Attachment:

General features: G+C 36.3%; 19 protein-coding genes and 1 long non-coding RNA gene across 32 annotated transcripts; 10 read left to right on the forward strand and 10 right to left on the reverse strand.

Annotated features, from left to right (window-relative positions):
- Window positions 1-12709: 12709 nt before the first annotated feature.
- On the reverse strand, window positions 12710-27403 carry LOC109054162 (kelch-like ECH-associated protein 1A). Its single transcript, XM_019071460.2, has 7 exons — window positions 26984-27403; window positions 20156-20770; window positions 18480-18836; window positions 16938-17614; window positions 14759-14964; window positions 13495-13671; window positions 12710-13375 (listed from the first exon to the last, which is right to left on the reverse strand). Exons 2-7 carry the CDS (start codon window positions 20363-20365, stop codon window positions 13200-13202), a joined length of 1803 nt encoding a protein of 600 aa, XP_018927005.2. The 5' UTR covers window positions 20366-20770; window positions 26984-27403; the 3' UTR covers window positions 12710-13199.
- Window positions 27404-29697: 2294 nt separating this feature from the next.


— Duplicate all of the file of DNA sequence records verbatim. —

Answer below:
General features: G+C 36.3%; 19 protein-coding genes and 1 long non-coding RNA gene across 32 annotated transcripts; 10 read left to right on the forward strand and 10 right to left on the reverse strand.

Annotated features, from left to right (window-relative positions):
- Window positions 1-12709: 12709 nt before the first annotated feature.
- On the reverse strand, window positions 12710-27403 carry LOC109054162 (kelch-like ECH-associated protein 1A). Its single transcript, XM_019071460.2, has 7 exons — window positions 26984-27403; window positions 20156-20770; window positions 18480-18836; window positions 16938-17614; window positions 14759-14964; window positions 13495-13671; window positions 12710-13375 (listed from the first exon to the last, which is right to left on the reverse strand). Exons 2-7 carry the CDS (start codon window positions 20363-20365, stop codon window positions 13200-13202), a joined length of 1803 nt encoding a protein of 600 aa, XP_018927005.2. The 5' UTR covers window positions 20366-20770; window positions 26984-27403; the 3' UTR covers window positions 12710-13199.
- Window positions 27404-29697: 2294 nt separating this feature from the next.